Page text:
For a team that started its third season suffering from an extended MLS Cup hangover, Atlanta United sure seems to have found its feet.
The defending league champion won the third trophy of its young existence — and its second in the last two weeks — by beating visiting Minnesota United 2-1 in Tuesday’s hard-fought Lamar Hunt U.S. Open Cup final.
An own goal by Minnesota rookie defender Chase Gasper gave the hosts an early lead before much-maligned Argentine striker Gonzalo “Pity” Martinez doubled the Five Stripes’ advantage before the contest was 16 minutes old.
The Loons had chances to get back into the game later in the first half, and they converted one moments into the second half via Robin Lod to make the finish interesting. But it wasn’t enough in the end as Atlanta — which beat Mexican power Club America in the Campeones Cup final earlier this month — hoisted its latest piece of hardware. Here are three quick thoughts on the match.
Pity Martinez plays the hero
For most of his first five months in MLS, the 2018 South American player of the year with Buenos Aires giant River Plate has struggled to live up to the billing. The reasons are many: United as a whole sputtered out of the gates under new coach Frank de Boer, and the methodical, cerebral Martinez is stylistically opposite of all-out attacking dynamo Miguel Almiron, the man he replaced in Georgia.
Martinez has managed just three league goals this season. He has clashed with de Boer on more than one occasion after being substituted out of matches. But he played the hero on Tuesday, banging home the eventual Cup-winning goal after being picked out by Justin Meram at the top of the box:
It was a cathartic goal for Martinez, if his celebration was anything to go by. It could also restore confidence as the Eastern Conference leaders try to hold off the Philadelphia Union and New York City FC down the stretch and enter the playoffs on a high note. If Martinez stays hot, he could be lifting yet another trophy before the 2019 season is said and done.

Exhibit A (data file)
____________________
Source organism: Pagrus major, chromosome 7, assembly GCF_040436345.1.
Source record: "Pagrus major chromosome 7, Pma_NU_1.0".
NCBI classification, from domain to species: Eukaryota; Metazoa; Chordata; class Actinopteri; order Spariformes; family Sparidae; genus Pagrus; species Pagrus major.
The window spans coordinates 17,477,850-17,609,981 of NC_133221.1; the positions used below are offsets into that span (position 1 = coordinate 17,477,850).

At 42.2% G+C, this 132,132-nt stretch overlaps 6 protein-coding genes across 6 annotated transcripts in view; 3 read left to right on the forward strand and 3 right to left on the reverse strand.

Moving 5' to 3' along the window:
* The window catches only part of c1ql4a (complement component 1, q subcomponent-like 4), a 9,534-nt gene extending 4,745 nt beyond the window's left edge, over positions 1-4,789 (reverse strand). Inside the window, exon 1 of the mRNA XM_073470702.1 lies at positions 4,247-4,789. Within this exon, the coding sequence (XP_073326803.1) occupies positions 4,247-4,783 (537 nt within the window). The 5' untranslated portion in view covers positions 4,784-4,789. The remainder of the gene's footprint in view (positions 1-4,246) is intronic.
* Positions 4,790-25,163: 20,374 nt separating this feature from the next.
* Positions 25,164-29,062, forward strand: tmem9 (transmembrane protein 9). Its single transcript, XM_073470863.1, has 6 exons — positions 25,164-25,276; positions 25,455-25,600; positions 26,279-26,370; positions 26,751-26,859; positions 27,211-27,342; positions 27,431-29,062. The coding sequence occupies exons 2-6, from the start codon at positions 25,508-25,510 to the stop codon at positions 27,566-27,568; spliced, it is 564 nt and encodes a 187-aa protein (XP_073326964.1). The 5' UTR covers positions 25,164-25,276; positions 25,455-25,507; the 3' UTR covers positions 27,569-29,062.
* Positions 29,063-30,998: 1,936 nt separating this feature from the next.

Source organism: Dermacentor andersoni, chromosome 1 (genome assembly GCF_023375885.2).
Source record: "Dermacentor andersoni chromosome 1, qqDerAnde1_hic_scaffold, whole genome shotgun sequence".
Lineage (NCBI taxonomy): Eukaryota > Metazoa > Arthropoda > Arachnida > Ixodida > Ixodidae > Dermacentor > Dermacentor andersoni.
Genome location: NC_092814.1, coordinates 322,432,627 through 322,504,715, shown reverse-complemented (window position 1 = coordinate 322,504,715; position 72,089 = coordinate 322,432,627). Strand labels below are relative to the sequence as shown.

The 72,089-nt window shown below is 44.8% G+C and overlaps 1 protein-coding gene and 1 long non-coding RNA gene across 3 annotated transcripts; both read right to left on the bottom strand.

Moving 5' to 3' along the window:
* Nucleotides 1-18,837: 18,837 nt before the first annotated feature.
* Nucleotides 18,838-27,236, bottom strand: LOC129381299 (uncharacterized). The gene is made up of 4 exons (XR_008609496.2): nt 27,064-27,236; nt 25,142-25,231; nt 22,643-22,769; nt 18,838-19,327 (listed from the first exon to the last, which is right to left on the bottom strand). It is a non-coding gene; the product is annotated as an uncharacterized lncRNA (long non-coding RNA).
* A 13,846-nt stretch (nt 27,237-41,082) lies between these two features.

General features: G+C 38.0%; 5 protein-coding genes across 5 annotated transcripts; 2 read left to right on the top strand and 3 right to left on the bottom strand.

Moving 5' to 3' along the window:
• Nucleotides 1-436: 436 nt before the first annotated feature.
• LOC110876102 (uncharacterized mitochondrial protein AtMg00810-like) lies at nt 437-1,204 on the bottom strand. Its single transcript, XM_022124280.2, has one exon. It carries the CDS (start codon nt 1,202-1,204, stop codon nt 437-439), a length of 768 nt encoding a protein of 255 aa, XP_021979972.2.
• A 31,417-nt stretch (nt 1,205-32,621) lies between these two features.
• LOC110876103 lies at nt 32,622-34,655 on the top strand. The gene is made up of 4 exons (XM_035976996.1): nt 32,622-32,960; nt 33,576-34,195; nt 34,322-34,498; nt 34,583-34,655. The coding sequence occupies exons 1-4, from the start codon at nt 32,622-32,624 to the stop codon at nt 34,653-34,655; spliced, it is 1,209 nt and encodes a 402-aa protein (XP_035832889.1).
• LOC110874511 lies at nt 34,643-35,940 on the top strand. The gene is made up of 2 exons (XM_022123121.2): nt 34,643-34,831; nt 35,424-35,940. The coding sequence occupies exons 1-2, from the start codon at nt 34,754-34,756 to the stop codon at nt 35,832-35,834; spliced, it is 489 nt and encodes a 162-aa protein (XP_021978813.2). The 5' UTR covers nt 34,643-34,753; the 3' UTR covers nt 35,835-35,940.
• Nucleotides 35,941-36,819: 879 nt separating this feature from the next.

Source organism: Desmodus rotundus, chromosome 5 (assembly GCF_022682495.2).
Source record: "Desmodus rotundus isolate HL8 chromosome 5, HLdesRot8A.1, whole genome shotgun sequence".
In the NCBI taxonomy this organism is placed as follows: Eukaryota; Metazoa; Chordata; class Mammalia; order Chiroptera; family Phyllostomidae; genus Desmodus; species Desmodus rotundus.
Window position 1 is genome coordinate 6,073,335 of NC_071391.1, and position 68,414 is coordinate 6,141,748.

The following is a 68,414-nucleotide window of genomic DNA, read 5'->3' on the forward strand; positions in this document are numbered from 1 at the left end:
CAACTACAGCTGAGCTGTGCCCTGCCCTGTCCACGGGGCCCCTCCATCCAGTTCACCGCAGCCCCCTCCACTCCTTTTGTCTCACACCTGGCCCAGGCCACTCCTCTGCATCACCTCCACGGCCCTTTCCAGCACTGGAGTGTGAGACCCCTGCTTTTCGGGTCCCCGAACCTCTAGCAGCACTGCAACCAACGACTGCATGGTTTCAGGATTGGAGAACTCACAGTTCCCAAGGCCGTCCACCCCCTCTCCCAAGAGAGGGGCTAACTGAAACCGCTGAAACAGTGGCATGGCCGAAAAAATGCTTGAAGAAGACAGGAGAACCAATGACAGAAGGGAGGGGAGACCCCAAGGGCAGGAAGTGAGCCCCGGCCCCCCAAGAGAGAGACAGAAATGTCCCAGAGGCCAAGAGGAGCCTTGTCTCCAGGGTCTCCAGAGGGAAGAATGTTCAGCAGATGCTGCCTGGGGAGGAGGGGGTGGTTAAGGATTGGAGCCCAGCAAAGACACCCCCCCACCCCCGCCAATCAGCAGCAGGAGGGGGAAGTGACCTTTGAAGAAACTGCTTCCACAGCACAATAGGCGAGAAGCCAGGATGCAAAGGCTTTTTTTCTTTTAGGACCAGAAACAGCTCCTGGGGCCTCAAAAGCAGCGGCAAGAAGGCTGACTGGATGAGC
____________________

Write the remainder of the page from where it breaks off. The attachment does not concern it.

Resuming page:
A missed opportunity for Minnesota United
The Loons were heavy underdogs heading into this one, and it looked like it could be a long night when Gasper defected a Leandro Gonzalez Pirez cross over keeper Vito Mannone and into his own net less than 10 minutes in:
Things got worse in a hurry when Martinez added Atlanta’s second. Slowly but surely, though, Minnesota began to work its way back into the tilt. Despite inexplicably leaving Colombian forward Darwin Quintero on the bench, Adrian Heath’s team found a lifeline on recent signing Lod’s goal, which came barely a minute after the intermission ended:
Atlanta then handed the Loons a gift when Gonzalez Pirez picked up a silly second yellow card with just over a quarter-hour to go. But with Quintero watching from the sideline, Minnesota couldn’t find the breakthrough that would’ve sent the match to extra time, with Ike Opara’s last-gasp effort sailing over the bar with seconds remaining.
A near-perfect advertisement for the U.S. Open Cup
Maybe it’s because both teams entered MLS as expansion sides just two years ago. Maybe it’s down to how much both sides matter in their respective cities. Whatever the reason, both teams — despite Heath’s personnel decisions — were clearly desperate to win this match.
That hasn’t always been the case in a competition that ranks a distant third behind MLS Cup and the Supporters’ Shield in terms of domestic priorities, with new international events against Liga MX squads threatening to push its status down even further.
Not on this night. An Open Cup final record crowd of 35,709 bought tickets to Tuesday’s decider, which was not included in Atlanta’s season ticket packages. That’s impressive. And the game itself exceeded expectations, with Minnesota pushing their free-spending counterparts right to the end.
It felt like a big-time match. It was. That’s a great sign for a historic, 105-year-old tournament that has the potential to raise its profile considerably in the years to come.
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